At around 5, we returned to the city terminal to take the bus to the cruise ship terminal, although it really would have been easy enough to walk there. Bob, of course, was still having issues and was unable to board the buses with the rest of us. When we entered the cruise ship terminal, there was a cardboard penguin display. I took a photo of Greg by these penguins because his sister had been bugging him about seeing penguins. After going through security, we still had to wait for a shuttle bus to the actual ship because security protocol wouldn't allow us to walk down the pier.
It's always exciting to board a cruise ship- there's the anticipation of the journey, and the desire to explore a floating hotel. Once onboard, I was directed to my cabin where I met my roommate, Erin. We had a chuckle over the fact that she'd chosen the lower shelves assuming that she'd be rooming with someone taller- she's 5'4 and I'm 5'2 so... not so much. Erin was really sweet and friendly, and I feel bad that I wasn't able to get to know her better. I am guessing that some of the rooming assignments changed between the pre-trip and the cruise in an effort to get the participants from the 2 groups to mix better. But it's really hard to suddenly be rooming with someone new on a cruise when you've already bonded well with other people. Don't get me wrong- I made a huge effort to get to know everyone from the main group, especially at meal time. Possibly more of an effort than most people. But I always seemed to eventually gravitate toward my friends from the pre-trip.
The cruise was officially bilingual and all briefings were held in Spanish in one lounge while the English language home was the Darwin lounge on deck 5. Our first gathering in the Darwin lounge was for an introduction to the crew. But before they came out, we were treated to a delicious array of appetizers and champagne- a little preview of the cuisine we'd be enjoying. The Stella Australia (literally "Southern Star") in a relatively new ship and life onboard was first class all the way.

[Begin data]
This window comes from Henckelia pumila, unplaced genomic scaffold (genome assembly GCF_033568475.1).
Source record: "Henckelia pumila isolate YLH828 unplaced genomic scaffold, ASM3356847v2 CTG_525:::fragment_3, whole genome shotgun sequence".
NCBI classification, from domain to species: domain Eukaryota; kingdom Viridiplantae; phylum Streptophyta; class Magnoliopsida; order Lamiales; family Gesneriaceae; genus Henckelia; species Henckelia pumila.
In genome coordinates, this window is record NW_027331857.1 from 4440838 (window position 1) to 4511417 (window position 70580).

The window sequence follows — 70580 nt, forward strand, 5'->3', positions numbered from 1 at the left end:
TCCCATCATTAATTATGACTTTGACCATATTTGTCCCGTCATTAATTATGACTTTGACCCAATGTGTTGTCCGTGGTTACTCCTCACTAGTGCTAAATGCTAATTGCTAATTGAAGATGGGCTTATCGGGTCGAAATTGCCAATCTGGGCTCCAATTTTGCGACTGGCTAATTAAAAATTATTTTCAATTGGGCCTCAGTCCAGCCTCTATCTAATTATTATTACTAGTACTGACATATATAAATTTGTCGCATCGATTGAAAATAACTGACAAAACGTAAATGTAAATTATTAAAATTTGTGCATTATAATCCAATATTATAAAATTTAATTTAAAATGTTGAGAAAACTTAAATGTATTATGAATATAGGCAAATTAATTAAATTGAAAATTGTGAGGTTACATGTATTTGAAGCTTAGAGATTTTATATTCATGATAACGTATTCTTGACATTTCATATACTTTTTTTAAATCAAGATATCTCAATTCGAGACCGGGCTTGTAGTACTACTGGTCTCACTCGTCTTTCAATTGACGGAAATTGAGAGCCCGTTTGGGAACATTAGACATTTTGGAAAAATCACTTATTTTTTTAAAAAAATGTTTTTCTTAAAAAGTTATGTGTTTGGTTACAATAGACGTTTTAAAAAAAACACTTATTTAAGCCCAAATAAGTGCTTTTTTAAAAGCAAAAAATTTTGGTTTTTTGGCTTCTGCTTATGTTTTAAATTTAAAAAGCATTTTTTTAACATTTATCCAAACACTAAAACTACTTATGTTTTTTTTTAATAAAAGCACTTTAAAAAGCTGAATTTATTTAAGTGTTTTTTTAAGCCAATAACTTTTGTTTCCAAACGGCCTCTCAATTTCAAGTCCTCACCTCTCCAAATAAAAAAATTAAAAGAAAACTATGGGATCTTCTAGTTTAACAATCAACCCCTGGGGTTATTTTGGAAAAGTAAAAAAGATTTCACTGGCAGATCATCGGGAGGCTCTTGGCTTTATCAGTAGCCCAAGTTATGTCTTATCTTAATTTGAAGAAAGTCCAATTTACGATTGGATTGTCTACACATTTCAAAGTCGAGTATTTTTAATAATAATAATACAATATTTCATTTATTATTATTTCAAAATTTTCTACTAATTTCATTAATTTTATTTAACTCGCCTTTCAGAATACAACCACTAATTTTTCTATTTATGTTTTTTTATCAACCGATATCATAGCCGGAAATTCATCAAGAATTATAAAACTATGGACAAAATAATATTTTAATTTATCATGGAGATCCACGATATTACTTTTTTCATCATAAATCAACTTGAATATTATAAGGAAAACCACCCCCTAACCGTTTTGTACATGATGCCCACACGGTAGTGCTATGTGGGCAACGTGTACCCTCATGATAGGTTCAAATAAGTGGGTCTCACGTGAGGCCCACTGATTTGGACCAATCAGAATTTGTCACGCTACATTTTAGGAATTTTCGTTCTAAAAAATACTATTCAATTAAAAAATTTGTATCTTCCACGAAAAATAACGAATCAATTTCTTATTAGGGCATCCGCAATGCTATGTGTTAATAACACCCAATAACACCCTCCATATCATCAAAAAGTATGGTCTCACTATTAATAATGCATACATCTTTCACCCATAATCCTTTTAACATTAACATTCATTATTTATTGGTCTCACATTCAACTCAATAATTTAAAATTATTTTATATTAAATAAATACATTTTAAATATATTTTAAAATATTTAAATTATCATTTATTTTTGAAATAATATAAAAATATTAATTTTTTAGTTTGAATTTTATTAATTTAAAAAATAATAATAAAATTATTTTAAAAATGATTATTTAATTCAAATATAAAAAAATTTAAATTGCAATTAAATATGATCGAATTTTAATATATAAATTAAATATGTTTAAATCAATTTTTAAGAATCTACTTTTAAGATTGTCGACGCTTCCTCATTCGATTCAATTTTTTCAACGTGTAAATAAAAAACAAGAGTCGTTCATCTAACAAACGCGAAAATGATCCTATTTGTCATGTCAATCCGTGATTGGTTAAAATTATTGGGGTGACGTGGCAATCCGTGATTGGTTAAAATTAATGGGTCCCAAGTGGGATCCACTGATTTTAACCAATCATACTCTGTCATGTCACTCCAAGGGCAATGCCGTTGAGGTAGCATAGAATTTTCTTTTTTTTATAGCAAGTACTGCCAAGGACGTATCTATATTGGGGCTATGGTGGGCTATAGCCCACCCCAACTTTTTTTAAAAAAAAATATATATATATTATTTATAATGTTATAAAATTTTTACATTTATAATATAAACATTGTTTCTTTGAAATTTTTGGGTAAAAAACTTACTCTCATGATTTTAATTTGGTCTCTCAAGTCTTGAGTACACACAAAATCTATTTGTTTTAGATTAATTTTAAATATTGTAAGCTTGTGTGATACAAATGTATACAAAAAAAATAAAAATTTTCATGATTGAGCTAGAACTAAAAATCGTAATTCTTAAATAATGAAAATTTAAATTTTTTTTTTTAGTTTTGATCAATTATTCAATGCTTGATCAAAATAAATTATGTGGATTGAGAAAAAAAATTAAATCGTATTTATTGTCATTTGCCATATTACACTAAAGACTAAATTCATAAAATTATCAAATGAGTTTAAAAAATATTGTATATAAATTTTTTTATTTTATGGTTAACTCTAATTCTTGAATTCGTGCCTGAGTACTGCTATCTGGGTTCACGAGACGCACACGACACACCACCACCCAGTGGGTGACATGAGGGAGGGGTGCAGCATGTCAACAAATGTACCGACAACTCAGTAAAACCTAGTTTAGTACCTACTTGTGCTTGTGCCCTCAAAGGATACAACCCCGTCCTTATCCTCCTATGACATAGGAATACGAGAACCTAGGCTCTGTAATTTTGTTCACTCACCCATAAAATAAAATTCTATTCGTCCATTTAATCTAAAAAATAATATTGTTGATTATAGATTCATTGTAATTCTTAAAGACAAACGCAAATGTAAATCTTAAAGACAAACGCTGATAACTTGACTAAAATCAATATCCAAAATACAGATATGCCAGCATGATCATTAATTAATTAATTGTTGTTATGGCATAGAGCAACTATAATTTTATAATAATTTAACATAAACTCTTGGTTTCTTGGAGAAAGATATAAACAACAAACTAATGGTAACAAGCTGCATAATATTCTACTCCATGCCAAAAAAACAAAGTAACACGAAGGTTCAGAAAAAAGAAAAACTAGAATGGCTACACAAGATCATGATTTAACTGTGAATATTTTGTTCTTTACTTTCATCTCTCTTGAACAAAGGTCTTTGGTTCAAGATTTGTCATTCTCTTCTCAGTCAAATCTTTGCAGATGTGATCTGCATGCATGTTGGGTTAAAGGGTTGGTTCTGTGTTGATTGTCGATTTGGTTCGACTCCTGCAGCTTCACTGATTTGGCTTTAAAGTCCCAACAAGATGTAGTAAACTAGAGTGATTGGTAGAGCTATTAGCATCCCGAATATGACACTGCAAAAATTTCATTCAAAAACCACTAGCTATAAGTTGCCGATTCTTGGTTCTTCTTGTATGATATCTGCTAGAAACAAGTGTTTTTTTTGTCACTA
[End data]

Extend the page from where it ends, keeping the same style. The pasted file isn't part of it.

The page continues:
As we pulled away from the pier, everyone headed out on deck. Full of merriment and savoring the wind blowing in our faces, we all took photos of each other. When gazing at Punta Arenas, we were all amazed by the light shining down on the city as if from heaven. It was definitely a good omen for our voyage.
Dinner was wonderful. In a trip where I enjoyed so many delicious meals, the food from the cruise stands out as being particularly spectacular. We were immediately impressed with the king crab appetizer; it was such a hit with my table that we asked for extras. The fish entree was also wonderful- it included fresh shrimp and calamari (aka my old favorite from Vietnam). I've never had as much seafood in my life as during my time in Patagonia, and it was all terrific.
At 10pm, we returned to the Darwin lounge for a briefing on the next day's itinerary. In particular, they focused on instructions for boarding the zodiacs which were the small inflatable boats that would transfer us to our various excursions. The morning trip to Ainsworth Bay was going to have 2 options: an easy hike and a more difficult one. Since they said you'd see more from the easier hike, my choice was an absolute no brainer. In all, the staff did an excellent job of getting us excited for the coming adventures.
A few of us hung out in the lounge afterwards to chat for awhile. I was the only one not drinking. Veda had asked me earlier if I don't drink alcohol. I do, but just in extreme moderation- even when it's essentially free. After taking a few photos outside, I finally headed back to my room.